The same path of thinking can be said for the lead performances. Annihilation features three incredible actors, with Natalie Portman, Oscar Isaac and Jennifer Jason Leigh, but for the most part, each of their performances come across as stale and completely reserved . It does make some sense for Isaac’s character to be this way, but it doesn’t work well for Jennifer Jason Leigh at all. She delivers her lines in a neutral way and it doesn’t even feel like she’s fully there most of the time. Nothing she says seems to carry any motivation in any respect.

The actors can’t take the full blame, the fault ultimately lies with writer/director Alex Garland. Garland has the ability to write some fantastic ideas one second, then completely throws this away the next with some horrendous dialogue.

So overall, I would recommend seeing Annihilation, but it’s a suggestion that comes with no real sense of urgency. This is a very missable film, but if you do end up seeing it on Netflix, there are some aspects to enjoy. Just don’t be surprised if you come away from it and find yourself constantly responding to others with, um… it was OK.

Annihilation is available on Netflix in Australia 

Image courtesy of Peter Mountain, Paramount Pictures & Netflix, Source: IMDb 

Movie Review – Sweet Country

Imagine the most typical Australian film ever and you’ll end up with something that resembles Sweet Country.

⭐ ⭐ ⭐
Josip Knezevic 

The Australian film industry has always been obsessed with travelling back to colonial times to look at the atrocities and prejudice against Indigenous people. Following his 2009 award-winning film Samson and Delilah, Warwick Thornton continues to add to the likes of Rabbit-Proof Fence and Ten Canoes with his latest film Sweet Country.

Set in the Northern Territory in the 1920s, Sweet Country follows Sam (Hamilton Morris), a middle-aged Aboriginal farmer who kills a local white man in self-defence. Knowing his side of the story will be quickly dismissed by the law, Sam decides to go on the run with his wife, and the subsequent manhunt for Sam soon turns into a hunt for the true meaning of justice.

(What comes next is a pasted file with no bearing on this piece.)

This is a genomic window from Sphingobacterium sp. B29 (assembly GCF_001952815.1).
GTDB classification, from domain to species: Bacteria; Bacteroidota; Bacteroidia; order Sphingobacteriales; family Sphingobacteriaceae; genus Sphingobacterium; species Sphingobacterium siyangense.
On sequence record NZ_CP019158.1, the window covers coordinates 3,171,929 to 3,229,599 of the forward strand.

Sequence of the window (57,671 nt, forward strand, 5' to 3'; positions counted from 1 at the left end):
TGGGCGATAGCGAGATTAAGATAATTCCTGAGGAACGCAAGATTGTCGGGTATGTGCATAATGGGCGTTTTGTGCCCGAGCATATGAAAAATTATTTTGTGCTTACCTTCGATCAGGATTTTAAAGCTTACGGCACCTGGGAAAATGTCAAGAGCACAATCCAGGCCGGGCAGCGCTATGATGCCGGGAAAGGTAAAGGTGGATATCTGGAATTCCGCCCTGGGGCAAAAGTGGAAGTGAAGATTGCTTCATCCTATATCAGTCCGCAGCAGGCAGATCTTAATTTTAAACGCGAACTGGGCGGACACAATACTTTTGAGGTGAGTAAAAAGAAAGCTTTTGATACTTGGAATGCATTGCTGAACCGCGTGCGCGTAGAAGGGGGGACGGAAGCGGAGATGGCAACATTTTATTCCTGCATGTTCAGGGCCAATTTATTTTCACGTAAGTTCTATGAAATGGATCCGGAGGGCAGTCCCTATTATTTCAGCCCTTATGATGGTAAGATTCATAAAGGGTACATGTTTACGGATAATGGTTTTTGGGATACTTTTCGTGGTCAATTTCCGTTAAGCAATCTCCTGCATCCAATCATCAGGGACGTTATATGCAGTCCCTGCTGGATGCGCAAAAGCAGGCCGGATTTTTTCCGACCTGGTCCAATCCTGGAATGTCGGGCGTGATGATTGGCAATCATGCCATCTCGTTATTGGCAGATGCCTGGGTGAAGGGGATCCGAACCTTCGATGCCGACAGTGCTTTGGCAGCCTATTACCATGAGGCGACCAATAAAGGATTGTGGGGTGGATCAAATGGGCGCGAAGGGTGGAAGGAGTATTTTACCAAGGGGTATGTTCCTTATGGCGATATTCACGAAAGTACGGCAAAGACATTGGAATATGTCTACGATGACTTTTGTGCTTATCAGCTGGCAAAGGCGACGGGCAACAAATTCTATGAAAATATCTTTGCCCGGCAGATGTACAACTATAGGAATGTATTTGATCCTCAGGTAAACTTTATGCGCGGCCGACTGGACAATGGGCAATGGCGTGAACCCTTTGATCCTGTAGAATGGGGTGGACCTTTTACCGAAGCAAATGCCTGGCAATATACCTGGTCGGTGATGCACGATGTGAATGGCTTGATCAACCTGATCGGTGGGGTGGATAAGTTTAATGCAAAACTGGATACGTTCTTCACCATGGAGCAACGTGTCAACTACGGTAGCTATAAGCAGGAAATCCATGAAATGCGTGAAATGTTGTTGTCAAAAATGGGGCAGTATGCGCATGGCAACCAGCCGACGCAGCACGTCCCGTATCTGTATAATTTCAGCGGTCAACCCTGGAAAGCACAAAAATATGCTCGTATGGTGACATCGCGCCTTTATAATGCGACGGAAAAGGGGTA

As Australians, we are proud to live in a country where freedom and peace are the standard way of life, but these values have been and continue to be denied to some. While not as powerful or relatable as Thornton’s modern retelling of the biblical Samson and Delilah, Sweet Country does serve as a reminder that we must never forget our roots, no matter how tough it may be to stomach.

In terms of storytelling, however, Sweet Country is a relatively stock standard affair. It’s a well-made piece of filmmaking, but it fails to truly captivate, mostly because we’ve seen better films handle the same subject matter in the past.

Sweet Country is still a worthy addition to Australian cinema, mostly thanks to its stunning cinematography. As he did with Samson and Delilah, Thornton once again takes on the duties of director and cinematographer, but this time around he has truly upped the ante. From vivid, orange sunsets to wide, sweeping shots of dense bushland and the red outback, the Australian landscape is on full display here.

Production designer Tony Cronin and costume designer Heather Wallace also deserve commendation for their faithful representation of the era, not only in what it looked like, but also in what it felt like. Those were tough times, and the sweat on people’s brows, and the dirt on their clothes works well to recreate the hardship experienced by people back then.